and other plasmin inhibitors to prevent these other inhibitors from
interfering with the assay. Another version of this assay uses tPA
instead of urokinase, and an acidification step to destroy antiplasmin
and other plasmin inhibitors.
Antigen (enzyme-linked immunosorbent) assays are also available.4
Additional Information PAI-1 is produced by the endothelium
and liver and is also present in platelets. PAI-1 inhibits both
tPA and urokinase-type plasminogen activator (uPA). PAI-1 may be
active, inactive, or complexed with tPA.
The relationship between elevated PAI-1 and coronary artery disease
may be at least partly due to its association with established cardiovascular
risk factors, namely, the syndrome of insulin resistance. Elevated
PAI-1 is associated with an increased incidence of myocardial infarction
in prospective studies, but the association has not always remained
significant after adjusting for other factors such as insulin resistance.7 The synthesis of PAI-1 is increased by high glucose or insulin levels.
PAI-1 levels are elevated in insulin resistance, which is associated
with a constellation of lipid and other abnormalities and an increased
risk of coronary artery disease. Weight loss, which may reduce insulin
resistance, also reduces PAI-1.8 Studies are conflicting
regarding an association between a PAI-1 polymorphism, higher PAI-1
levels, and myocardial infarction.9
1. Fay WP, Shapiro AD, Shih JL, et al, "Brief Report: Complete
Deficiency of Plasminogen-Activator Inhibitor Type 1 Due to a Frame-Shift
Mutation,"N Engl J Med, 1992, 327(24):1729-33.
2. Takahashi Y, Tanaka T, Minowa H, et al, "Hereditary Partial
Deficiency of Plasminogen Activator Inhibitor-1 Associated With
a Life-Long Bleeding Tendency,"Int J Hematol, 1996, 64(1):61-8.
3. Macy EM, Meilahn EN, Declerck PJ, et al, "Sample Preparation
for Plasma Measurement of Plasminogen Activator Inhibitor-1 Antigen
in Large Population Studies,"Arch Pathol Lab Med, 1993, 117(1):67-70.
4. Declerck PJ, Alessi MC, Verstreken M, et al, "Measurement of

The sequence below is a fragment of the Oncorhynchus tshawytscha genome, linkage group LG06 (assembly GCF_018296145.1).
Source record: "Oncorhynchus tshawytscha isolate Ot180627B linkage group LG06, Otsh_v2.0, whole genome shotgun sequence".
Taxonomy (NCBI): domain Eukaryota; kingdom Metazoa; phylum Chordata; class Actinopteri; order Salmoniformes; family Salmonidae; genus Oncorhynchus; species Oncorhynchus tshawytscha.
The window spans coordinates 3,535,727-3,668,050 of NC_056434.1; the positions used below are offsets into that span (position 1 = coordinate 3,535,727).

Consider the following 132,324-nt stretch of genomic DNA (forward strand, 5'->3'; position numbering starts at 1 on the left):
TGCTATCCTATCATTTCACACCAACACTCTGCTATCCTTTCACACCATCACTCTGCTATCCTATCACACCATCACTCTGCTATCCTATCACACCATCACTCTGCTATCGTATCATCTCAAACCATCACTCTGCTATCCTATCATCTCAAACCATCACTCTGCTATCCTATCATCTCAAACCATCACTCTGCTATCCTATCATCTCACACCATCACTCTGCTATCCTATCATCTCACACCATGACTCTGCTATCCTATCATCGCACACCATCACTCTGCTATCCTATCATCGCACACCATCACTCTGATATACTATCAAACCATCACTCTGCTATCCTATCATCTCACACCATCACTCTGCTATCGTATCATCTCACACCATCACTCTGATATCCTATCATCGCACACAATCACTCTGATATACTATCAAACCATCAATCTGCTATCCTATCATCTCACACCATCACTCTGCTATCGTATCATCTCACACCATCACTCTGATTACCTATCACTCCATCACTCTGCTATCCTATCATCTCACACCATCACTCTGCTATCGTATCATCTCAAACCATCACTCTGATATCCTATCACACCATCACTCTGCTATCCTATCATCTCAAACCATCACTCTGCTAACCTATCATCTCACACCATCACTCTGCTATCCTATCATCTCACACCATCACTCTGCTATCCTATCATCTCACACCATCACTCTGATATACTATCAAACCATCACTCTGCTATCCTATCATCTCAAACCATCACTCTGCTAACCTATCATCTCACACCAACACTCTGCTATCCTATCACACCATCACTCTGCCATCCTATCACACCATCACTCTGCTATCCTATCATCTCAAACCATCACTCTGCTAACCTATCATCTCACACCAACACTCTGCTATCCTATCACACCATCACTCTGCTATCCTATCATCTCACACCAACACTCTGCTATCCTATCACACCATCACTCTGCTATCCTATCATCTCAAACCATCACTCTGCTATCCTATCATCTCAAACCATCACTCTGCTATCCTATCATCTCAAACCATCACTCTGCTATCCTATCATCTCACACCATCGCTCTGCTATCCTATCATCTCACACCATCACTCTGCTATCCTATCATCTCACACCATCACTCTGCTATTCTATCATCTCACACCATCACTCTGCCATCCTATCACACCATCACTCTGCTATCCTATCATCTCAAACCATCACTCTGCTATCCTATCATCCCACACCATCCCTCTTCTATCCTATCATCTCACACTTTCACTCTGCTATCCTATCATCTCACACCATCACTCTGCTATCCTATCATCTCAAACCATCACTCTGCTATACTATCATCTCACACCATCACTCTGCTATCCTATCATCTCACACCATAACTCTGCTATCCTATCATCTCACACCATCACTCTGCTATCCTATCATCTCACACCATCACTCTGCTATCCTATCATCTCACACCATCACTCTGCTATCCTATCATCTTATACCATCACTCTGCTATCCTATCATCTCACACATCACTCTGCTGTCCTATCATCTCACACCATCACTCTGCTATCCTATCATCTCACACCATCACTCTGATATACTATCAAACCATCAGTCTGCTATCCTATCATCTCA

Plasminogen Activator Inhibitor 1 in Biologic Fluids With a Murine
Monoclonal Antibody-Based Enzyme-Linked Immunosorbent Assay,"Blood,
5. Jansson JH, Norberg B, and Nilsson TK, "Impact of Acute Phase
on Concentrations of Tissue Plasminogen Activator and Plasminogen
Activator Inhibitor in Plasma After Deep Vein Thrombosis or Open
Heart Surgery,"Clin Chem, 1989, 35(7):1544-5.
6. Contant G, Nicham F, and Martinoli JL, "Determination of Plasminogen
Activator Inhibitor (PAI) by a New Venom-Based Assay,"Fibrinolysis,
1992, 6(Suppl 3):85-6.
7. Juhan-Vague I, Pyke SD, Alessi MC, et al, "Fibrinolytic Factors
and the Risk of Myocardial Infarction or Sudden Death in Patients
With Angina Pectoris. ECAT Study Group. European Concerted Action
on Thrombosis and Disabilities,"Circulation, 1996, 94(9):2057-63.
8. Svendsen OL, Hassager C, Christiansen C, et al, "Plasminogen
Activator Inhibitor-1, Tissue-Type Plasminogen Activator, and Fibrinogen.
Effect of Dieting With or Without Exercise in Overweight Postmenopausal
Women,"Arterioscler Thromb Vasc Biol, 1996, 16(3):381-5.
9. Mikkelsson J, Perola M, Wartiovaara U, et al, "Plasminogen Activator
Inhibitor-1 (PAI-1) 4G/5G Polymorphism, Coronary Thrombosis, and
Myocardial Infarction in Middle-Aged Finnish Men Who Died Suddenly,"Thromb
Haemost, 2000, 84(1):78-82.
Kohler HP and Grant PJ, "Plasminogen-Activator Inhibitor Type I
and Coronary Artery Disease,"N Engl J Med, 2000, 342(24):1792-801.
Lane DA and Grant PJ, "Role of Hemostatic Gene Polymorphisms in
Venous and Arterial Thrombotic Disease,"Blood, 2000, 95(5):1517-32.